“He’s come a long way,” said Vives.  “This is a guy that do was running 11 seconds in high school. So to improve by more than half a second is incredible.  Again, it's a testament to Coach Burnett.  Right now he's getting into a habit of building his sprinters up. They’re doing real well, so that’s exciting for him.  I’d like Garfield make regionals.  He probably needs about 10.40 for regionals, but I think he's on pace to do that.”

 

The 100m dash is the best-known event in track & field, and the event that commands the most attention.  The success in the 100m can raise the profile of a program and draw more attention and more talent into not only the sprint events but tot the team as a whole.

 

“We think it's excellent,” said Vives.  “One of the things that that we want young people to know is that we're a program where you're going to get better, we have big goals, and people are buying into that philosophy.  We want to be a regional-level, a national-level team.  So that sets new standards for us, which is tremendous.  So we're excited about the future of the sprint program and of the program overall.”

 

The last group of Great Danes to make their long-awaited outdoor season debuts was the horizontal jumpers, who had been held back by their event coach for the second-straight year in an effort to keep them fresher for championship season.  Delaying the start of their season allows them to stay healthy, particular in events where the stresses on the body are so high.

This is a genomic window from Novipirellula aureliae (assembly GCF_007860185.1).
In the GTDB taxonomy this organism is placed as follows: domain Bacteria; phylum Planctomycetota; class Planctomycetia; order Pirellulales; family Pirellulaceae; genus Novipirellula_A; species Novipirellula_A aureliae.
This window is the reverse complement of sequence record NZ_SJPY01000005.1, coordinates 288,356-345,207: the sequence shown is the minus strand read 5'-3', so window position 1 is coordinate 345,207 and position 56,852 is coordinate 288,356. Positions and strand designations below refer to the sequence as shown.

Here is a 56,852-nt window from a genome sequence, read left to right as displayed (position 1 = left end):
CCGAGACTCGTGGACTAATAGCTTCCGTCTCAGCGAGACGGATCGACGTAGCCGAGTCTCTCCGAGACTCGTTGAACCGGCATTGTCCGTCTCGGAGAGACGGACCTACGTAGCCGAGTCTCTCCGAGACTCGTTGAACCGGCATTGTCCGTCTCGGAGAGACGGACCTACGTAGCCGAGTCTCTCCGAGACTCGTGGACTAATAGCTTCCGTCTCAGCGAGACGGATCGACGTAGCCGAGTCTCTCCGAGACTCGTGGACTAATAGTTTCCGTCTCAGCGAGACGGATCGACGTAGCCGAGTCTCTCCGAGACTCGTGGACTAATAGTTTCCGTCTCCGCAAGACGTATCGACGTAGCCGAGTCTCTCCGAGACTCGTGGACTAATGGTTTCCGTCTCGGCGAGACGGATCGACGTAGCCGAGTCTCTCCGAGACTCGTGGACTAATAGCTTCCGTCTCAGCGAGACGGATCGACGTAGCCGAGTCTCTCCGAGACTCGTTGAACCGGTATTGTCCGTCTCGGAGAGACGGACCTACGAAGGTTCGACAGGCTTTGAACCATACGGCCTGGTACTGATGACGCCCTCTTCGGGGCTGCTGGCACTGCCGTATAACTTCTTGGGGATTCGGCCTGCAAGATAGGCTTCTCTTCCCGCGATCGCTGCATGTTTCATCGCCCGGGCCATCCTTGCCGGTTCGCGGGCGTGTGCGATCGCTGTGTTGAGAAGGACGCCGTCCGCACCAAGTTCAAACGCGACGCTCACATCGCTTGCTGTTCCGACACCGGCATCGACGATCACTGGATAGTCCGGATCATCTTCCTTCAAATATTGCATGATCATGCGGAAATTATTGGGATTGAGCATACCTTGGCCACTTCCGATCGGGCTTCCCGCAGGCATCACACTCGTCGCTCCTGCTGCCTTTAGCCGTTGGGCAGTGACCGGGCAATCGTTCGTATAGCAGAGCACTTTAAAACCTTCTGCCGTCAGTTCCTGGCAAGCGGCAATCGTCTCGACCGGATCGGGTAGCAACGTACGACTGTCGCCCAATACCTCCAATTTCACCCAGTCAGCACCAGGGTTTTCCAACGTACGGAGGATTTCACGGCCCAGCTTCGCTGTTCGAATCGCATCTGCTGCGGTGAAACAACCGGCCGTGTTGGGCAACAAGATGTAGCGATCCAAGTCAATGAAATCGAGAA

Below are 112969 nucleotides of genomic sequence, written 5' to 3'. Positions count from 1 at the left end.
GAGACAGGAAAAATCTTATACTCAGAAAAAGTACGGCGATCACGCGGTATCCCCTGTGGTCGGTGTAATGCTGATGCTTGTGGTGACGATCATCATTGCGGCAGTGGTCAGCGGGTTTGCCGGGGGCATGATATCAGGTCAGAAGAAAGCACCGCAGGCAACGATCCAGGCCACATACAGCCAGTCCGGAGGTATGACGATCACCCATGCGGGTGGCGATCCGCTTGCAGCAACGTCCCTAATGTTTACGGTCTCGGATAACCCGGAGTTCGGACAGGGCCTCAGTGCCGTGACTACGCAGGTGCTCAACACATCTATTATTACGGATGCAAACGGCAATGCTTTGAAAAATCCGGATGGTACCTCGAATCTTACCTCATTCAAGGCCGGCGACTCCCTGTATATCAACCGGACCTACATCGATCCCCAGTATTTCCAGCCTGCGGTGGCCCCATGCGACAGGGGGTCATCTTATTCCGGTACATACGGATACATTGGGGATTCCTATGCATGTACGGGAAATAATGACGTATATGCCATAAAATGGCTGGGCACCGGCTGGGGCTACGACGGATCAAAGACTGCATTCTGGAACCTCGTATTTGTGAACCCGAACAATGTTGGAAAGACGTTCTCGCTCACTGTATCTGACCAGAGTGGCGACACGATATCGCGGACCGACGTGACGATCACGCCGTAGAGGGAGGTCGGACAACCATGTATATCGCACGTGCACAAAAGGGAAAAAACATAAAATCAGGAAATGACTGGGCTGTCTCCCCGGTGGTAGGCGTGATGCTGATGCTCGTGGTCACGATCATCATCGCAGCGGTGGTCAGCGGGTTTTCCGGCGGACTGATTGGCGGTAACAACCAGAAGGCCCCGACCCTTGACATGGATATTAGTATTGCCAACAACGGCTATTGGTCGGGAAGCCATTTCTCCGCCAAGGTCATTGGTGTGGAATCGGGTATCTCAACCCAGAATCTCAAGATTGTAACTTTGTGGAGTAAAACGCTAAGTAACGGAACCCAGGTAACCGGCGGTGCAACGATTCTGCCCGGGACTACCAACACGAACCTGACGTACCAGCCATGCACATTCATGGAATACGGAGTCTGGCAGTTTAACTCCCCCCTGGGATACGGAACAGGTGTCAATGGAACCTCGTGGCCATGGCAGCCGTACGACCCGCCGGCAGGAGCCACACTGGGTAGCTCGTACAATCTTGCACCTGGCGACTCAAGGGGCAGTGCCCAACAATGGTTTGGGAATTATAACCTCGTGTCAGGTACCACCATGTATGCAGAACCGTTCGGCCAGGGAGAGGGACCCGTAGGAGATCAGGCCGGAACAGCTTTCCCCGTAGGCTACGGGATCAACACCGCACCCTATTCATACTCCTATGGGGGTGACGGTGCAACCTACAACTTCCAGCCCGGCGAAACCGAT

“The jumpers are a whole lot fresher,” said Vives.  “Coach Nadir is still just working technical stuff.  I think now we found the formula that kind of works.  You can’t go every weekend in the long jump and triple jump.  That just puts a lot of stress on the body.  And so the jumpers are going to be fresh now, and then refreshed when championship time comes around.  We’ve finally put formula together.  Coach Nadir told me he thinks us not competing at IC4A and ECAC Indoor Championships was probably the best thing for the program, and Coach Burnett agrees.  So I think we're at a good place.”

 

Most of the other athletes competing this weekend saw action in a secondary event, to give their bodies and minds a break from competing yet again in their primary events in an effort to stave off any staleness that can come from continuously and repeatedly competing in the same event week after week.  Despite the secondary event slate, the team came away with a number of personal bests, indicating that their training is going well.

 

“It's exciting because it keep them fresh, it helps them try a different event, and it gives them confidence,” said Vives.  “When they get back to the normal event they're confident, they’re rested, and they’re ready to go.  We're thinking of the bigger picture.  We care about their ultimate success at the end of the season.”

 

The beginning of the season saw the team split up and compete at separate meets in each of the first four weekends.  Some got their start in Puerto Rico, but then did not compete the following week on Orlando, before taking part in meets in Florida and California the week after.  In week four, most everyone who had not yet made their season debuts did so at one of two meets in New Jersey, but it wasn’t until this weekend with just one meet on the schedule that the team was finally together as a collective.